It’s set in a near future very much like our present, save for one thing – there is an illness so terrible that all children are tested for the signs that they are carriers. If they test positive, they are taken to the Death House. There they will be cared for and given as normal a life as possible, right up until the time the sickness activates. It may be a few months, it may be years, but one thing is certain – they will die. And they will never be allowed to leave, or have contact with anyone other than each other and the staff assigned to care for them.

Toby has been in the House for long enough to have found ways to cope with the separation from his family and the knowledge of what awaits him, but the arrival of a new girl disrupts both the interactions between the Death House inmates, and Toby’s coping mechanisms. Through his eyes we see the different ways the children deal with what their lives have become; all the emotions of a lifetime compressed into a few short years, with the teenagers like Toby finding themselves being surrogate parent figures for the younger children. There’s a mystery plot as well; and the whole is a slow-burning build to a resolution where the older children decide exactly what is worth fighting for with their foreshortened lives.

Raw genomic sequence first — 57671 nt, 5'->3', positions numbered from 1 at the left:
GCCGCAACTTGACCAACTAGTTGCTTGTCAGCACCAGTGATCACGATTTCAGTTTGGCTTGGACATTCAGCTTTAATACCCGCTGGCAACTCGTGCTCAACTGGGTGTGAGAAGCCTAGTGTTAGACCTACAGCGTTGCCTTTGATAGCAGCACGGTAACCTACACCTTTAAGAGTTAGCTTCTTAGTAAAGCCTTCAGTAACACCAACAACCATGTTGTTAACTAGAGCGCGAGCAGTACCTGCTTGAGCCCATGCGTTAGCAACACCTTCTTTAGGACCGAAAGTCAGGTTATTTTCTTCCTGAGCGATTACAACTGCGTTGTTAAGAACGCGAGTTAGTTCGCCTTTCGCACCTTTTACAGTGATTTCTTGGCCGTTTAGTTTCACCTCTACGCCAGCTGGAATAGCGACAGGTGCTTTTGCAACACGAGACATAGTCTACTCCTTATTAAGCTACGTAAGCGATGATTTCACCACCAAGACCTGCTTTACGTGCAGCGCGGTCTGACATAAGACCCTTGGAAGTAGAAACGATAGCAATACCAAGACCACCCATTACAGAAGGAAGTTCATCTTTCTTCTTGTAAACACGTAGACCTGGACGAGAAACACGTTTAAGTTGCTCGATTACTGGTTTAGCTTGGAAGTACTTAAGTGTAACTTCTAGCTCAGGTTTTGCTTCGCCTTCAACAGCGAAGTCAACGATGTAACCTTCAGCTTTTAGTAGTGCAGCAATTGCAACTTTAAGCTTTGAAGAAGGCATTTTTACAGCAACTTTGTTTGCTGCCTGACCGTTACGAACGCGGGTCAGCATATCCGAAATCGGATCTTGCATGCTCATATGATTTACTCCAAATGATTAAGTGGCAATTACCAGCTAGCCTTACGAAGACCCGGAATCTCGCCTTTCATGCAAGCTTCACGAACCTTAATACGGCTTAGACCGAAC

Moving and beautifully written, this was one of the best things I read all year.

Amazon UK
Amazon US
Kobo

book log 2015 – February

Yes, I am slow at my book log, which is why some of these have only brief comments…

7) Cecilia Tan — The Siren and the Sword
Previously reviewed. I liked it a lot, enough to buy the series box set when it came out recently.
Amazon UK
Amazon US